Greinacher circuit output voltage

Thread Starter

Kandi123

Joined Apr 8, 2021
4
Schalt.PNG
Hey,
i have a question about this circuit.
The task is to vary the load resistance (100k, 21k, 1.8k) and say why the output voltage is lower if i use a lower resistance.

In the next task i have to do the same without the resistance of the voltage source. In this case, it doesnt matter what load resistance i choose, the output voltage stays the same.

Now i have to explain that... But i have no clue tbh... Hope you can help me <3
 

Audioguru again

Joined Oct 21, 2019
3,511
The 50 ohms resistance of the voltage source obviously forms a voltage divider with the load resistance.
Your schematic writes it but does not show the source resistance.
 

Papabravo

Joined Feb 24, 2006
16,775
Do you know that using the default diode model is pretty far from reality.
Do you know what an RC time constant is and why it might be important here?
Do you know how to compute the reactance of a capacitor at a given frequency?
do you know how to step the value of R1?
 
Last edited:

Thread Starter

Kandi123

Joined Apr 8, 2021
4
Ok, after reading your answers i have a theory (That might be wrong)
For my question there are two answers.
The 50 ohms resistance of the voltage source obviously forms a voltage divider with the load resistance.
Thats the first one. If i lower the load resistance, theres a higher voltage drop on the 50 ohms resistance (it exists even if it doesnt show) and obviously a lower one on the load resistance. Without the 50 ohms resistance the output voltage doesnt change because theres only one part of the voltage divider left.

Do you know what an RC time constant is and why it might be important here?
Do you know how to compute the reactance of a capacitor at a given frequency?
do you know how to step the value of R1?
Thats the second reason (And yes i know about all these things, and it isnt for reality it is a theoretical task... I know about all these things in reality but i still cant use them in context if you know what i mean) is that with a lower Resistance, the discharge is faster. That means that the capacitor cant be completely loaded -> voltage drops
About this point im completely unsure...

Is my theory correct?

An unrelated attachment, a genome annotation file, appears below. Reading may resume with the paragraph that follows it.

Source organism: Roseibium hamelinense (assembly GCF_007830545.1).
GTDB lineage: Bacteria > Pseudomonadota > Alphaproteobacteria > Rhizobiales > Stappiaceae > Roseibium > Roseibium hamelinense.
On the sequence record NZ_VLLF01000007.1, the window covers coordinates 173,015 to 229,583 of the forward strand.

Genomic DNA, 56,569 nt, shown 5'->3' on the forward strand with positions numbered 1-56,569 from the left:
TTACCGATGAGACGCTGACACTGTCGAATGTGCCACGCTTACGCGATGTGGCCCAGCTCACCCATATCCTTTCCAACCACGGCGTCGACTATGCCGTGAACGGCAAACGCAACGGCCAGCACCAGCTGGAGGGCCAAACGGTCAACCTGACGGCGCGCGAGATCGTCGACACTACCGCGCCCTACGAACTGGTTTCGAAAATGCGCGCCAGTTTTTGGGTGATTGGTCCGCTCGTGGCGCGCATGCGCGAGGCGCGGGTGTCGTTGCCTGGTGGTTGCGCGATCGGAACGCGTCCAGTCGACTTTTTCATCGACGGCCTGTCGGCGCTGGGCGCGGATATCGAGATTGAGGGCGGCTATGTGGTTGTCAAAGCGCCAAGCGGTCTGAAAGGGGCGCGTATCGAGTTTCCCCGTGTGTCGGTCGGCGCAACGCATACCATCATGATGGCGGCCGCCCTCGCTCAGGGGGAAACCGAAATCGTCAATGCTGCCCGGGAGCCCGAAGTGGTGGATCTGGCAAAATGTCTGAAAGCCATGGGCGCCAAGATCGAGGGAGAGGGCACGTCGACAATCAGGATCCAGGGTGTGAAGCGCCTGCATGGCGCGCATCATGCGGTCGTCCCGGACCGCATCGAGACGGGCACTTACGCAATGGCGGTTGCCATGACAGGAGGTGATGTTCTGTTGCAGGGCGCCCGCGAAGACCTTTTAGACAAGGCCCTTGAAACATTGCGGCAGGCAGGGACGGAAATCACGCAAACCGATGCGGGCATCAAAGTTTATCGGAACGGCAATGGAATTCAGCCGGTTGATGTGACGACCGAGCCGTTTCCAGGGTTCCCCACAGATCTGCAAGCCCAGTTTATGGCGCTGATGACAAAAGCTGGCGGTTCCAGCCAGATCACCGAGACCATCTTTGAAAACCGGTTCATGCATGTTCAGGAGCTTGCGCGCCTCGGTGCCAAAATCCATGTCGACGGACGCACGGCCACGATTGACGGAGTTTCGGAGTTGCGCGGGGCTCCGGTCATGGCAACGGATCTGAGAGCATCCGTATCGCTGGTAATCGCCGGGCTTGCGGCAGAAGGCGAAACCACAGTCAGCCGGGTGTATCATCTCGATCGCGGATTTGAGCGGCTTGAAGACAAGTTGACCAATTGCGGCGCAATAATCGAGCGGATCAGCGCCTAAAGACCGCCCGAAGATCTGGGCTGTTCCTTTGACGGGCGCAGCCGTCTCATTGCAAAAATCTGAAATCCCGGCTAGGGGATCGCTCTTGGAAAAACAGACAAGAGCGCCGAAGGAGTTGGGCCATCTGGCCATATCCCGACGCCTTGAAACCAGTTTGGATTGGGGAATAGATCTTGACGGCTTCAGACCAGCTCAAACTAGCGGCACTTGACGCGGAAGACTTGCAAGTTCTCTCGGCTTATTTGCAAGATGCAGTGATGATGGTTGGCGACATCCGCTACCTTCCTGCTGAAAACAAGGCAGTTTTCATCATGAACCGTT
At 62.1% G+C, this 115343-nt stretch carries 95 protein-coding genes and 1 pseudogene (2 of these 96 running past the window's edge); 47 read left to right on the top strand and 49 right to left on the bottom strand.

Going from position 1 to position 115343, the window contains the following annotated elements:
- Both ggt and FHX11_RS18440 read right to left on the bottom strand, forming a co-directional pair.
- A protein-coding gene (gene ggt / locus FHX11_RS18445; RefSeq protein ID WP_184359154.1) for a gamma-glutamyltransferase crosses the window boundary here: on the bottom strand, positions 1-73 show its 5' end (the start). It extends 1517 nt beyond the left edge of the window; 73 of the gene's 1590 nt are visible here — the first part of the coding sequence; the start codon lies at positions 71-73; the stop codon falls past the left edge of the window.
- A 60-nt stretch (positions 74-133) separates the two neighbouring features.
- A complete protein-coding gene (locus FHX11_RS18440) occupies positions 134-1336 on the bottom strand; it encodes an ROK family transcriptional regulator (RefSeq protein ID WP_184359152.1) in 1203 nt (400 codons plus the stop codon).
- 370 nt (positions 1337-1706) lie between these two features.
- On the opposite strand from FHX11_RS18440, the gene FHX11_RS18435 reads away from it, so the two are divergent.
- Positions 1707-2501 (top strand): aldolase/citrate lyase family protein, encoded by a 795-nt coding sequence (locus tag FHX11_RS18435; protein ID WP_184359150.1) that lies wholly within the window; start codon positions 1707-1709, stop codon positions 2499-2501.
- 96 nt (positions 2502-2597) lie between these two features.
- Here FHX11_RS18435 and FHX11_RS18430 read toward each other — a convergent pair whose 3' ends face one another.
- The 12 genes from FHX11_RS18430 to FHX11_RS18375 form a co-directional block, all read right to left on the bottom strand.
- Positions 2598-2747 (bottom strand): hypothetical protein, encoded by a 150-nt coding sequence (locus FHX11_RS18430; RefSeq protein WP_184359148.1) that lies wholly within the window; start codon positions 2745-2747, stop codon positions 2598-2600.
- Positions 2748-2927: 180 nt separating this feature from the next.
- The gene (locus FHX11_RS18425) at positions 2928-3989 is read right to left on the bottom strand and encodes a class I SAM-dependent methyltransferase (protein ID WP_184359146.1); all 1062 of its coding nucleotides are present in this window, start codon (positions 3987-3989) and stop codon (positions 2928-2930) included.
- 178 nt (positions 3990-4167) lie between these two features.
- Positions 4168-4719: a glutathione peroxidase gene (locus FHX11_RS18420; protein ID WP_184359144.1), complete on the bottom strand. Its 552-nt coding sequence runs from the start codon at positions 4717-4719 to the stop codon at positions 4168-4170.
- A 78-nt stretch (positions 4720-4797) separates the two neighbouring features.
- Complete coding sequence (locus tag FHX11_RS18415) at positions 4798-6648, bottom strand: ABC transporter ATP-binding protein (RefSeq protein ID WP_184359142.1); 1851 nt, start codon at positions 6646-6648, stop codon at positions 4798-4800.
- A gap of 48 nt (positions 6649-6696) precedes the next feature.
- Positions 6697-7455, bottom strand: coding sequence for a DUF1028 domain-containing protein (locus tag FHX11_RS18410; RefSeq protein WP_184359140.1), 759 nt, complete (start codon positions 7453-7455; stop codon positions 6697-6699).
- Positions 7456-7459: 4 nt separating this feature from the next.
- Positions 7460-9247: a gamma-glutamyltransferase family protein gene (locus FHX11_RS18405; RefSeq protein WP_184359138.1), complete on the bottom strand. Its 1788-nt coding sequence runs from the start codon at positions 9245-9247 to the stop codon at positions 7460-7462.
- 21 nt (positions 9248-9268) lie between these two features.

Papabravo

Joined Feb 24, 2006
16,775
Ok, after reading your answers i have a theory (That might be wrong)
For my question there are two answers.


Thats the first one. If i lower the load resistance, theres a higher voltage drop on the 50 ohms resistance (it exists even if it doesnt show) and obviously a lower one on the load resistance. Without the 50 ohms resistance the output voltage doesnt change because theres only one part of the voltage divider left.



Thats the second reason (And yes i know about all these things, and it isnt for reality it is a theoretical task... I know about all these things in reality but i still cant use them in context if you know what i mean) is that with a lower Resistance, the discharge is faster. That means that the capacitor cant be completely loaded -> voltage drops
About this point im completely unsure...

Is my theory correct?
Yes that is the first part of it. Now, by eliminating the series resistance you make the voltage source an "ideal" voltage source What is the major property of an ideal voltage source? How much current can it supply?
 

Papabravo

Joined Feb 24, 2006
16,775
As the voltage is a defined value and resistance 0... The current can be infinite in theory i think... But what exactly has that to do with my output voltage?
Well, the reason a real supply, with some internal resistance, cannot keep the capacitor charged is because it cannot supply enough current to keep it charged during the positive half cycle, with a heavy load resistor. the ideal supply can do that.
 

Thread Starter

Kandi123

Joined Apr 8, 2021
4
Well, the reason a real supply, with some internal resistance, cannot keep the capacitor charged is because it cannot supply enough current to keep it charged during the positive half cycle, with a heavy load resistor. the ideal supply can do that.
Thx for your help i think i understand it now :)
 
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